We knew it, we all screamed at President Bush, NO, he ignored us and gave Ben Bernake the ability to take trillions of dollars of our, meaning We The People’s money to give to the banking aristocracy. Obama continued the policy and we now know just how correct we were, and how obviously wrong they were. The middle class is shrinking while the Fed continues to print money, and that is killing the citizenry class who are savers’. They don’t care, they only care to keep their status and their properties in Martha’s Vineyard, if you are struggling and taking a handout from the government, which of course is something, millions who are never could have envisioned for themselves, too damn bad, you are not the Political Class and you never will be Wall Street Aristocracy Got 1.2 Trillion In Feds Secret Loans
Morgan Stanley’s borrowings from the PDCF surged to $61.3 billion on Sept. 29 from zero on Sept. 14. At the same time, its loans from the Term Securities Lending Facility, or TSLF, rose to $36 billion from $3.5 billion. Morgan Stanley treasury reports released by the FCIC show the firm had $99.8 billion of liquidity on Sept. 29, a figure that included Fed borrowings.
“The cash flow was all drying up,” said Roger Lister, a former Fed economist who’s now head of financial-institutions coverage at credit-rating firm DBRS Inc. in New York. “Did they have enough resources to cope with it? The answer would be yes, but they needed the Fed.”
While Morgan Stanley’s Fed demands were the most acute, Citigroup was the most chronic borrower among the largest U.S. banks. The New York-based company borrowed $10 million from the TAF on the program’s first day in December 2007 and had more than $25 billion outstanding under all programs by May 2008, according to Bloomberg data. By Nov. 21, when Citigroup began talks with the government to get a $20 billion capital injection on top of the $25 billion received a month earlier, its Fed borrowings had doubled to about $50 billion.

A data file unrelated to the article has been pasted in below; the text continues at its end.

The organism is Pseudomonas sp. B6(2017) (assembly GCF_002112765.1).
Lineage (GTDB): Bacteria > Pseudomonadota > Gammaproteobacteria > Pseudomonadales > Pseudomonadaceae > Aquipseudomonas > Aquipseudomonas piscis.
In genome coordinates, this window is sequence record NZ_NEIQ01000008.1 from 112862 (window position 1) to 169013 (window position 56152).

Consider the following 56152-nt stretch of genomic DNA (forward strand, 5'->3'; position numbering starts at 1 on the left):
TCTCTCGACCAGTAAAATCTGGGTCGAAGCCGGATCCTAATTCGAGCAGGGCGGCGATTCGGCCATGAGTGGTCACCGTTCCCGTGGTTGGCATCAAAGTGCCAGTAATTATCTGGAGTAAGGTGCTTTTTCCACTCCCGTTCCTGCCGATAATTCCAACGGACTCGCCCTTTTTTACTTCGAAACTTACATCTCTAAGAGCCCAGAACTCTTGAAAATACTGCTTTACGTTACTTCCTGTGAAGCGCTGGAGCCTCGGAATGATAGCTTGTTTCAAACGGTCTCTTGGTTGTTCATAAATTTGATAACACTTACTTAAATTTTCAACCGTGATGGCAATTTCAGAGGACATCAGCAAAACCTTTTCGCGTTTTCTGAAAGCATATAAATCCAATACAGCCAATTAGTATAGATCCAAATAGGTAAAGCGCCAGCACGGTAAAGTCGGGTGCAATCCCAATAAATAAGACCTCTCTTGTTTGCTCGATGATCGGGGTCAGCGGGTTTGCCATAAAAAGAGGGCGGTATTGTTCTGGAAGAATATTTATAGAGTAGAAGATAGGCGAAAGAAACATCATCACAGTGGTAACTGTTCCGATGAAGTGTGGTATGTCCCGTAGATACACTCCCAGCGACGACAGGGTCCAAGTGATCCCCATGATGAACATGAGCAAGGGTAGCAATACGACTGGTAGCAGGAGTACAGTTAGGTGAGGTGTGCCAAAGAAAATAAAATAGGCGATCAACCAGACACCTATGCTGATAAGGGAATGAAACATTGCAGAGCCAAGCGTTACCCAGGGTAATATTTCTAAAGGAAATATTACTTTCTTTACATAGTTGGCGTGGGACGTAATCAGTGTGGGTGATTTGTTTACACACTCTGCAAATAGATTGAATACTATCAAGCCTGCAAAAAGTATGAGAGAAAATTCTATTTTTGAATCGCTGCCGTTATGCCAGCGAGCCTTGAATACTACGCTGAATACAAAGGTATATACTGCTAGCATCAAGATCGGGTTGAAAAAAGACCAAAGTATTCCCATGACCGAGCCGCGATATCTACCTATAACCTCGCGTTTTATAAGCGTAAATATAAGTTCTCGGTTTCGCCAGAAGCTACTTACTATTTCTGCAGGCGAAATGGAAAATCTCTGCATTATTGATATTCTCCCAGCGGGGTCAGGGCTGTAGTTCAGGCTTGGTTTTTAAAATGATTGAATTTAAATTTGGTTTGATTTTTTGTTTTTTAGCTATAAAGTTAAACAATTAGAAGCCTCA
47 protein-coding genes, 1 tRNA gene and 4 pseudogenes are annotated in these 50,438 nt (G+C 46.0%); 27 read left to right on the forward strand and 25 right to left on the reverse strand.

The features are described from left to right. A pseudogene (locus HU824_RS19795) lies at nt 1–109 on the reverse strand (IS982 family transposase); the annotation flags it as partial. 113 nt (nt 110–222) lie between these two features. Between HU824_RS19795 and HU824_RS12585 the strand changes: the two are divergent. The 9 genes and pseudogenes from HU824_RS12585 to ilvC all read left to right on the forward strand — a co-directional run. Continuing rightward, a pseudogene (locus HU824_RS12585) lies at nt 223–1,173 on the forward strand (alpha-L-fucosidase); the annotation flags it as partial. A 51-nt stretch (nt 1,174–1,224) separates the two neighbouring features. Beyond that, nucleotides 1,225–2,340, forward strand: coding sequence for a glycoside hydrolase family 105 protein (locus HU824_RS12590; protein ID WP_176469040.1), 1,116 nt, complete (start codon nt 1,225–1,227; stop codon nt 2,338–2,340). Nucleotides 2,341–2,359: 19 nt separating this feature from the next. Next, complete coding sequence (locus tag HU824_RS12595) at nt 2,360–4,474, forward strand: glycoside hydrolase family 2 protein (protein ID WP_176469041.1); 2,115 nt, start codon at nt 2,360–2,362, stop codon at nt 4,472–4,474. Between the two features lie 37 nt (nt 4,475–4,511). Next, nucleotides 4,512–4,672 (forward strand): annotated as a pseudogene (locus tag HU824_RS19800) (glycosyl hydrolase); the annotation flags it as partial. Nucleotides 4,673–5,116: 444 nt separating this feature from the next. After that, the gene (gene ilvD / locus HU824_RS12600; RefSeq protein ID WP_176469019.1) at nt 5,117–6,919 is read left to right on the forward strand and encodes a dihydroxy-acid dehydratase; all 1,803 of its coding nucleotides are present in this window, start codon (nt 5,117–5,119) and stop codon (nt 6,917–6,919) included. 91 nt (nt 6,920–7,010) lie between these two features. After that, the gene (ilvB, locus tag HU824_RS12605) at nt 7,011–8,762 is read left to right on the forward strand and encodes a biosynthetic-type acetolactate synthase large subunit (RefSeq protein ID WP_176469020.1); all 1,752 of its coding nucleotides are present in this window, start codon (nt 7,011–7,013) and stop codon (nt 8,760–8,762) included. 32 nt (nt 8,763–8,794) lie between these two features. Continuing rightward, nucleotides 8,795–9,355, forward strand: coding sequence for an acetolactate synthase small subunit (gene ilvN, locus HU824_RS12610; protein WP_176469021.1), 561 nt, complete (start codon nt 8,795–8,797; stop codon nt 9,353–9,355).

Tapping Six Programs
Over the next two months the amount almost doubled again. On Jan. 20, as the stock sank below $3 for the first time in 16 years amid investor concerns that the lender’s capital cushion might be inadequate, Citigroup was tapping six Fed programs at once. Its total borrowings amounted to more than twice the federal Department of Education’s 2011 budget.
Citigroup was in debt to the Fed on seven out of every 10 days from August 2007 through April 2010, the most frequent U.S. borrower among the 100 biggest publicly traded firms by pre- crisis market valuation. On average, the bank had a daily balance at the Fed of almost $20 billion.
“Citibank basically was sustained by the Fed for a very long time,” said Richard Herring, a finance professor at the University of Pennsylvania in Philadelphia who has studied financial crises.
Jon Diat, a Citigroup spokesman, said the bank made use of programs that “achieved the goal of instilling confidence in the markets.”
You know what you should do? take your money out of the bigger banks and by God put it in your local bank, take them down, the way they have taken us down.